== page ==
What Was God Doing?
The year 2020 is history, but it will be archived in our minds for the remainder of our days. It was an extraordinary year that is now in our rearview mirror, yet a question about what God was doing remains.
To answer our query, we turn to Scripture. We ask what God was doing in 2020 because Scripture is relentless in asserting the sovereign governance of God over the entire universe—both the macrocosmic and microcosmic senses (1 Chronicles 29:11; Psalms 115:3; 136; Daniel 4:34-35; 1 Timothy 6:15; Revelation 19:6).
We take comfort in this fact because neither Covid-19, the racial reckoning, nor any other events we experienced were outside the scope of Divine control. The Lord did not cede His rule over human affairs for even one millisecond, let alone for the 365-day transit of the earth around the sun.
We understand, because God reveals it, that He is never without purpose in whatever He does. We cannot answer all of the whys. But we can answer some of them because our Lord has disclosed them to us in His Word.
First, as I explained in a sermon delivered in the early days of the Covid-19 pandemic, disease is an outworking of the Fall. The Fall refers to when man first disobeyed God. The catastrophic effect of that rebellion is death and disease (death decreed by God). We are living with the results of the spiritual mutiny that transpired in the Garden of Eden.
This truth, then, informs us about life under the sun. To ignore the biblical record of Genesis 3’s explanation of world history in general, and disease and death in particular, is to cover one’s eyes at high noon on a cloudless summer day and proclaim that the sun is not shining. It is not realistic.
Second, the events of the previous year remind us that the world is not our home in an ultimate sense. There are plenty of reminders of this in Scripture, but it seems that the Lord underlines them when trouble meets us.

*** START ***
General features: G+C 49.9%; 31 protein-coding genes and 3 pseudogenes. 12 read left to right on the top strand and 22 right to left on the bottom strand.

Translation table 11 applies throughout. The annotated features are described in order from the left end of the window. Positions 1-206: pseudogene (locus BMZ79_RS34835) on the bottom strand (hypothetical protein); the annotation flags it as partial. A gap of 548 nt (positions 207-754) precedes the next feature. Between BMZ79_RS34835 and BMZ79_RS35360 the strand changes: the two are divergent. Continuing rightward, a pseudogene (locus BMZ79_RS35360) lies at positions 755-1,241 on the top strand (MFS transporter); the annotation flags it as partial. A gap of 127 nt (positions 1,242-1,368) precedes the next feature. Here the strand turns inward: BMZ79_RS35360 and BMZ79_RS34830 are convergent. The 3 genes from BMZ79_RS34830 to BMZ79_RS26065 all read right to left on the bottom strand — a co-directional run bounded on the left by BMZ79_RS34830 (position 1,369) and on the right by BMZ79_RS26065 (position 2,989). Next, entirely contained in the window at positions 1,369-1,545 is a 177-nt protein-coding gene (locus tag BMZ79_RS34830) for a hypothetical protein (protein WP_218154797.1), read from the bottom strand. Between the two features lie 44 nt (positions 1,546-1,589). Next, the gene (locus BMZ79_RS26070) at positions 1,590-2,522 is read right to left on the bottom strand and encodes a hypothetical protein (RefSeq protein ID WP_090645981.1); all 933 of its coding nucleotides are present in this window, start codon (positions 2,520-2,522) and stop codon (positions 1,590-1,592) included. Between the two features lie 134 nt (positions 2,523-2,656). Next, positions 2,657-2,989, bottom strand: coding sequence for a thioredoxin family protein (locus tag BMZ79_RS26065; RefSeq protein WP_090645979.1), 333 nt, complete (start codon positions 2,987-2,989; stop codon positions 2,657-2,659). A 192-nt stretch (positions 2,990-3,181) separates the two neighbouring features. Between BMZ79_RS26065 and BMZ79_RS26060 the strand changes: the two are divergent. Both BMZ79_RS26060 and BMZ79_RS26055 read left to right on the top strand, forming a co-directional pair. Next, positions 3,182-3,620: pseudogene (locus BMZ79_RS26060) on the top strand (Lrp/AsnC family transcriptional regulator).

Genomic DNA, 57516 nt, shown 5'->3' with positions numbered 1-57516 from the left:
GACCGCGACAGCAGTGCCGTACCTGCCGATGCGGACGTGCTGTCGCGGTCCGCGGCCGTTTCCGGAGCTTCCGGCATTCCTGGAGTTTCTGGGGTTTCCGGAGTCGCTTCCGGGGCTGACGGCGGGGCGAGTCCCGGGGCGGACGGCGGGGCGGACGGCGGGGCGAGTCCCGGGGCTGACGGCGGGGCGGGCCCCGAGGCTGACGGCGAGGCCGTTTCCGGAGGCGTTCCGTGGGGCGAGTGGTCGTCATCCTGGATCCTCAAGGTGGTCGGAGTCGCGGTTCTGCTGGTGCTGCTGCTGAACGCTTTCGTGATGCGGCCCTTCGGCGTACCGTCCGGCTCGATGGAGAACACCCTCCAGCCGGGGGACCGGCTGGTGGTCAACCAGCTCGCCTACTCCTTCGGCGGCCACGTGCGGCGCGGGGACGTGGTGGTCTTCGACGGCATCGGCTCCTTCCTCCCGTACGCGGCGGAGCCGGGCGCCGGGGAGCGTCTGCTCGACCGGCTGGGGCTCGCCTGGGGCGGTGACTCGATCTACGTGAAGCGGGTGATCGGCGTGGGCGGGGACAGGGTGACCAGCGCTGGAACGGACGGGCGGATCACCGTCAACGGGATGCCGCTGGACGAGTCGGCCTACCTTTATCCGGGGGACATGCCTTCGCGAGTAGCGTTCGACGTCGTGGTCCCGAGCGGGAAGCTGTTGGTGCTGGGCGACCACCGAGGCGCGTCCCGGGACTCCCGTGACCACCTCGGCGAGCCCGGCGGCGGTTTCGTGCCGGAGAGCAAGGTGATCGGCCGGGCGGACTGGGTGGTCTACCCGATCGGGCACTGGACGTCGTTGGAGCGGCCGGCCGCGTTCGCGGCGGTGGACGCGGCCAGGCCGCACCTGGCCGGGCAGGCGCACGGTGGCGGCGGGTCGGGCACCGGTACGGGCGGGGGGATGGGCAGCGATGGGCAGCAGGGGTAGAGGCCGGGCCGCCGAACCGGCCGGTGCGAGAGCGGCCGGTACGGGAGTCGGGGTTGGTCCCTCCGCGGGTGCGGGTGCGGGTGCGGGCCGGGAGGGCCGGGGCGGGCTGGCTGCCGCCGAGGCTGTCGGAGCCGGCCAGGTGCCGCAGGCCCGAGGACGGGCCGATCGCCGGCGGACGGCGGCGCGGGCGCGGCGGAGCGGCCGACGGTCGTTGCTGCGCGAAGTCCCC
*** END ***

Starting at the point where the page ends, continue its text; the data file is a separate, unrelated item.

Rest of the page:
As Christians we have dual citizenship—earth and heaven. But the more important one is heaven. About this, Paul writes in Philippians 3:20, “Our citizenship is in heaven, from which also we eagerly await a Savior, the Lord Jesus Christ”. The Lord Jesus Christ will return and take us home (John 14:1-3; 1 Thessalonians 4:13-18). So, we look for a better city and country (Hebrews 11:10, 16), our home, the place of our eternal citizenship, purchased by our Savior’s sacrificial, substitutionary death for us.
Our hope, then, must not ever reside in this life and world, but it is to be fixed on the grace brought to us at the revelation of Jesus Christ (1 Peter 1:13). We need to be reminded that life here is temporary.
Third, while we remain here and endure the maladies and tragedies common to mankind, we count on our Lord’s personal and purposeful involvement in our lives. Romans 8:28 and 29, and other texts, verify this for us. We are assured, therefore, that for us, difficulties, trials, and troubles are not wasted but are spiritually transformative.
Fourth, when 2020 began, we had no idea what we would encounter as the year unfolded, but that is true for any year. Our church’s motto for the year now gone was “2020 By Faith.” Little did we know how apropos that motto would be. Our motto will not be the same for 2021, but the sentiment expressed by it will be. We will, for a while at least, still deal with the Coronavirus and there will be doubtlessly unforeseen circumstances. But we will continue to trust our Lord in them.
As believers, we may adopt the language of Psalm 31:5 as our own, “Into your hand I commit my spirit.” We can do this confidently because we trust in God’s power and control over our lives and all our circumstances. We can face 2021 with unshakeable confidence in the Almighty One Who is able to sustain us, guide us, protect us, and provide for us. He is able to steady our feet in an unsteady world.
This we exult as the Apostle Paul did when he penned these words of doxology: “Now unto Him who is able to do far more abundantly beyond all that we ask or think” (Ephesians 3:20).